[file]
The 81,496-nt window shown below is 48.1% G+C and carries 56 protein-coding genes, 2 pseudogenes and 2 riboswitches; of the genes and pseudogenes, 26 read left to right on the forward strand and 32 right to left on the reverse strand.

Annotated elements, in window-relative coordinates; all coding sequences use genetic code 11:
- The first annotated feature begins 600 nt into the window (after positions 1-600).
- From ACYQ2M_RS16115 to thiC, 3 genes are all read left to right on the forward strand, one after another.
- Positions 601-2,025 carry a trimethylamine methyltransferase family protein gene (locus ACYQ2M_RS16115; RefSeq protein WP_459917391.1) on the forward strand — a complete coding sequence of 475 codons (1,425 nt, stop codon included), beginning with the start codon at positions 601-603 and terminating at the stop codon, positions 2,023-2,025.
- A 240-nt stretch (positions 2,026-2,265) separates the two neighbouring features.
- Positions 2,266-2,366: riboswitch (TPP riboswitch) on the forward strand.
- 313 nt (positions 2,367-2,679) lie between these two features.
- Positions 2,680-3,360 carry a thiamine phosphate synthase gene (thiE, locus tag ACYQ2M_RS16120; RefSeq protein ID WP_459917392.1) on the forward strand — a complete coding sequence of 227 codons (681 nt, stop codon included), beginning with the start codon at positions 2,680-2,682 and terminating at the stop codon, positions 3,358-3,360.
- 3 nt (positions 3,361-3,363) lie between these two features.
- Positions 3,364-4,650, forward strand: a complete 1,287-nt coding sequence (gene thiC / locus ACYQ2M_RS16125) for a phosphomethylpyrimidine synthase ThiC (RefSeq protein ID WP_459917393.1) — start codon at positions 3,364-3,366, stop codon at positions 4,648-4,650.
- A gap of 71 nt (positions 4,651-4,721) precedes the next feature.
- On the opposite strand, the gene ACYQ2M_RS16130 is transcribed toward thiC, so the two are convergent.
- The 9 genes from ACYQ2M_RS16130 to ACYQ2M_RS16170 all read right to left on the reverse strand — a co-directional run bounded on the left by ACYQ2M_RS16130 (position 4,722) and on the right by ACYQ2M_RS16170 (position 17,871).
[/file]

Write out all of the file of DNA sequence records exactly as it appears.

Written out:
The 81,496-nt window shown below is 48.1% G+C and carries 56 protein-coding genes, 2 pseudogenes and 2 riboswitches; of the genes and pseudogenes, 26 read left to right on the forward strand and 32 right to left on the reverse strand.

Annotated elements, in window-relative coordinates; all coding sequences use genetic code 11:
- The first annotated feature begins 600 nt into the window (after positions 1-600).
- From ACYQ2M_RS16115 to thiC, 3 genes are all read left to right on the forward strand, one after another.
- Positions 601-2,025 carry a trimethylamine methyltransferase family protein gene (locus ACYQ2M_RS16115; RefSeq protein WP_459917391.1) on the forward strand — a complete coding sequence of 475 codons (1,425 nt, stop codon included), beginning with the start codon at positions 601-603 and terminating at the stop codon, positions 2,023-2,025.
- A 240-nt stretch (positions 2,026-2,265) separates the two neighbouring features.
- Positions 2,266-2,366: riboswitch (TPP riboswitch) on the forward strand.
- 313 nt (positions 2,367-2,679) lie between these two features.
- Positions 2,680-3,360 carry a thiamine phosphate synthase gene (thiE, locus tag ACYQ2M_RS16120; RefSeq protein ID WP_459917392.1) on the forward strand — a complete coding sequence of 227 codons (681 nt, stop codon included), beginning with the start codon at positions 2,680-2,682 and terminating at the stop codon, positions 3,358-3,360.
- 3 nt (positions 3,361-3,363) lie between these two features.
- Positions 3,364-4,650, forward strand: a complete 1,287-nt coding sequence (gene thiC / locus ACYQ2M_RS16125) for a phosphomethylpyrimidine synthase ThiC (RefSeq protein ID WP_459917393.1) — start codon at positions 3,364-3,366, stop codon at positions 4,648-4,650.
- A gap of 71 nt (positions 4,651-4,721) precedes the next feature.
- On the opposite strand, the gene ACYQ2M_RS16130 is transcribed toward thiC, so the two are convergent.
- The 9 genes from ACYQ2M_RS16130 to ACYQ2M_RS16170 all read right to left on the reverse strand — a co-directional run bounded on the left by ACYQ2M_RS16130 (position 4,722) and on the right by ACYQ2M_RS16170 (position 17,871).